Words of Wisdom

Hail, Hail Freedonia: Frequently Asked Questions About SEC Registration on Schedule B by Foreign Governments

Posted in Debt Securities, Filing with the SEC

In the Marx Brothers’ movie Duck Soup, the finances of the mythical and bankrupt country of Freedonia depend on continuing loans from the wealthy Mrs. Teasdale (played by the unflappable Margaret Dumont). For her part, Mrs. Teasdale insists that Rufus T. Firefly (played by Groucho Marx) be named as Freedonia’s leader.

It apparently never occurs to either of them — or to Freedonia’s long-suffering Minister of Finance — to seek financing in the United States capital markets. While that questionable choice of leadership and financial oversight doubtless made for better comedy, it probably didn’t make life any easier for Freedonia’s Treasury Department.

Fortunately for leaders of foreign governments, Latham has published a Client Alert to answer the key questions about how a non-US sovereign borrower can smoothly navigate its way through the SEC registration process and raise money in the United States in a public offering, often referred to as “Schedule B” offerings, after the name of the specific foreign government registration statement mandated by the US Congress in the Securities Act.

Click here to start your journey from Point A to Schedule B.

The Latham Global IPO Guide – An Insider’s Guide

Posted in Foreign Private Issuers, Initial Public Offerings

WorldWide Widgets, a non-US e-commerce company, is considering going public. In addition to offering its locally listed stock to investors outside the United States, WWW would like to sell to investors inside the United States in private transactions without registration with the US Securities and Exchange Commission. What are the key legal issues WWW is likely to face?

Latham has written a book to help help non-US issuers navigate the US portion of a global IPO – in other words, an offering to investors outside the US under Regulation S and to US investors, usually large US institutional investors known as qualified institutional buyers, or QIBs, under Rule 144A or another exemption from the registration requirements of the Securities Act.

A complimentary copy of the 2017 edition of the Latham Global IPO Guide is available for download here.

 

When Acronyms Collide: 20 FAQs for FPIs as IFRS Meets XBRL

Posted in Exchange Act Reporting, Financial Statement Requirements, Foreign Private Issuers

On March 1, 2017, the US Securities and Exchange Commission took action that permits, and will eventually require, foreign private issuers (FPIs) registered with the SEC that prepare their financial statements in accordance with International Financial Reporting Standards as issued by the International Accounting Standards Board (IFRS) to file financial statements in eXtensible Business Reporting Language (XBRL). To help you prepare for this intergalactic event, we’ve published a Client Alert with answers to the top 20 FAQs. Download your copy here.

XBRL for Foreign Private Issuers: Coming in 2018

Posted in Exchange Act Reporting, Financial Statement Requirements, Foreign Private Issuers

The SEC will require foreign private issuers that report in IFRS to submit XBRL financial statements for annual reports filed during 2018.

On March 1, 2017, the Securities and Exchange Commission (SEC) published a taxonomy to permit, and eventually require, foreign private issuers that prepare their financial statements using Internal Financial Reporting Standards (IFRS) to submit those reports using XBRL (eXtensible Business Reporting Language). XBRL is the machine-readable interactive data format that allows users to more easily access and analyze financial statement data. The SEC first adopted rules to require issuers that prepare US GAAP financial statements to submit XBRL financial statements in 2009.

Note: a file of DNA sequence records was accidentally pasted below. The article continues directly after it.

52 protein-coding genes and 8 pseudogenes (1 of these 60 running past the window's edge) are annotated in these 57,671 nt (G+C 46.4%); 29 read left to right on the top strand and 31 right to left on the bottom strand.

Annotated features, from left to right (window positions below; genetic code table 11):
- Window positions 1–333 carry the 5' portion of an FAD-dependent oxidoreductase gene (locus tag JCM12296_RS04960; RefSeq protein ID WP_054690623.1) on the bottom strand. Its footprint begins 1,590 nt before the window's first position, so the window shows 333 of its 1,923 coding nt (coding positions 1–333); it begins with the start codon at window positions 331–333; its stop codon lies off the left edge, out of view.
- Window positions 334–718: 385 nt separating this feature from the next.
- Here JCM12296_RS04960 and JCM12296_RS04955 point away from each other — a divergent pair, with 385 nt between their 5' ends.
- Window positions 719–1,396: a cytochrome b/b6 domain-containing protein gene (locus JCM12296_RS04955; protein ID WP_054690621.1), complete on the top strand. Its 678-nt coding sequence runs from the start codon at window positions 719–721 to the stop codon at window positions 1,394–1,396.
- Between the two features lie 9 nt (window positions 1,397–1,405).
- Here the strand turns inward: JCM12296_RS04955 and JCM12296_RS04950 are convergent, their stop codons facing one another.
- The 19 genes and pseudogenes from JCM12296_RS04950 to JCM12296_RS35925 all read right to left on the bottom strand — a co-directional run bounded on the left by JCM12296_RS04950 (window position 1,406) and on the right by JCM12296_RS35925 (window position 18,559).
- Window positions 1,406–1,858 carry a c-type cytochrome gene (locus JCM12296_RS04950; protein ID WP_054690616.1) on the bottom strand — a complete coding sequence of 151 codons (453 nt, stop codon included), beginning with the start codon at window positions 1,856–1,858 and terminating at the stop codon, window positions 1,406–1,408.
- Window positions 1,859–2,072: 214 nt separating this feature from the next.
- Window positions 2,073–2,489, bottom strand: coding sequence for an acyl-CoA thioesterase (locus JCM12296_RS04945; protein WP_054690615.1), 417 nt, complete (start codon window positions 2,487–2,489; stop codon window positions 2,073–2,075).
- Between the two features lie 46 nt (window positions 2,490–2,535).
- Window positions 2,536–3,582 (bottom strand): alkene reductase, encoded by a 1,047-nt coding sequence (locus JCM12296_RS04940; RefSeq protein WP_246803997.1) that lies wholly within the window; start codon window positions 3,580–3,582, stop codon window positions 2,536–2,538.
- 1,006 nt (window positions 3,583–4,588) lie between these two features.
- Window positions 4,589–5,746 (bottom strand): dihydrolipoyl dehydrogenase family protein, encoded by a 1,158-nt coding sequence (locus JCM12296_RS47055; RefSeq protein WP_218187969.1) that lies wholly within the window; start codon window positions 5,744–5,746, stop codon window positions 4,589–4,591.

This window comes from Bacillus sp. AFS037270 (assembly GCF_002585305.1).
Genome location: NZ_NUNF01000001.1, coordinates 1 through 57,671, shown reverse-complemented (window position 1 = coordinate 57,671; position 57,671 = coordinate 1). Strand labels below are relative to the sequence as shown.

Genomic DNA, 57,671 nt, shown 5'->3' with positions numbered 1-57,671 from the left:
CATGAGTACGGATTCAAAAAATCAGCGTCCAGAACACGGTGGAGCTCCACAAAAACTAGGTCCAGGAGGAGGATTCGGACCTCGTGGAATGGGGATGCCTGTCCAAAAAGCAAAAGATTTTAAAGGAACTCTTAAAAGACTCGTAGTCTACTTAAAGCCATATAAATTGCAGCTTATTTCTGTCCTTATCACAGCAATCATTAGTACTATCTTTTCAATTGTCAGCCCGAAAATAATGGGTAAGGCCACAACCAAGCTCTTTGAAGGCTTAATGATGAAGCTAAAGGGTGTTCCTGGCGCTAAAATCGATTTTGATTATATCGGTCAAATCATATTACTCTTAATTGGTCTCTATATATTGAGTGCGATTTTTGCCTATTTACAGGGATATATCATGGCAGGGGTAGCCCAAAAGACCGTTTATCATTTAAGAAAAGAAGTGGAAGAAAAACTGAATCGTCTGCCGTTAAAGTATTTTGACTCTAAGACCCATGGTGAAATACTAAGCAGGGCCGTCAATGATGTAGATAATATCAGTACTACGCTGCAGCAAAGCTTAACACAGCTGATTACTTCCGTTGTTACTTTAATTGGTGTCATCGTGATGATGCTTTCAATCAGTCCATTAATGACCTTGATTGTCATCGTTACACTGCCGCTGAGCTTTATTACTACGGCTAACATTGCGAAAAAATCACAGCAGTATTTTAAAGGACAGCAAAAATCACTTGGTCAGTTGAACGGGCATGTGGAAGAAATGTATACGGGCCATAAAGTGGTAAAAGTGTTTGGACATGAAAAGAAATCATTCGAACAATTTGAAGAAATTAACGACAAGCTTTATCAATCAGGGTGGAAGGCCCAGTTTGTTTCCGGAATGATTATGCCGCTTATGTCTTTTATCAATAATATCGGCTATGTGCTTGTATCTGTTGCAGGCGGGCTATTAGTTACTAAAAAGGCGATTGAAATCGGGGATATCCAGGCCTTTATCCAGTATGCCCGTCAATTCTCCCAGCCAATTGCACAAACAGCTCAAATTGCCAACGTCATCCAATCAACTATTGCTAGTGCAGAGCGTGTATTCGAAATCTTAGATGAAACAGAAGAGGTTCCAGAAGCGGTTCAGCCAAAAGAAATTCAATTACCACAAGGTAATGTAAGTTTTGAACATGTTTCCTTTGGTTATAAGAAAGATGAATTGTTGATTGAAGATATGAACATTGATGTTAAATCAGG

Foreign private issuers that file IFRS financial statements will be required to submit XBRL financial statements for fiscal periods ending on or after December 31, 2017 (i.e., annual reports on Form 20-F and Form 40-F filed during 2018). Until then, these foreign private issuers have the option to submit XBRL financial statements.

For more about XBRL financial statements, see our two-part series here.

Defining Foreign Private Issuers: Are You a Wizard or a Muggle?

Posted in Foreign Private Issuers

The world of Harry Potter is divided into wizards and muggles, those who can work magic, and those who (sadly) cannot. In the world of US federal securities laws, the division between domestic US companies and foreign private issuers, or FPIs, is just as important. While FPIs don’t have magical powers — at least that we know of — FPIs do enjoy some very important advantages under special rules and accommodations established by the US Securities and Exchange Commission (SEC).

How do you know if you are a foreign private issuer? Our client alert tells you what you need to know.

A Roadmap for US Issuers: Financial Statement Requirements in US Securities Offerings

Posted in Financial Statement Requirements

On the heels of its wildly successful initial public offering, Next Humongous Thing, Inc.. is in the process of preparing a prospectus for a follow-on offering of common stock.  Oh, and it has completed several acquisitions, opened up two new segments and discontinued one operation.  Continue Reading

The Latham US IPO Guide – An Insider’s Guide to the IPO Process

Posted in Filing with the SEC, Financial Statement Requirements, Initial Public Offerings, Other

Your tech startup, Input Process Output, Inc., is wildly successful. Everyone is telling you it’s time to start thinking about taking IPO public, but how do you know whether it’s the right move? The Latham US IPO Guide explains what you need to know about how to plan and execute a successful IPO in a lively, plain-English style. Download your complimentary copy here.

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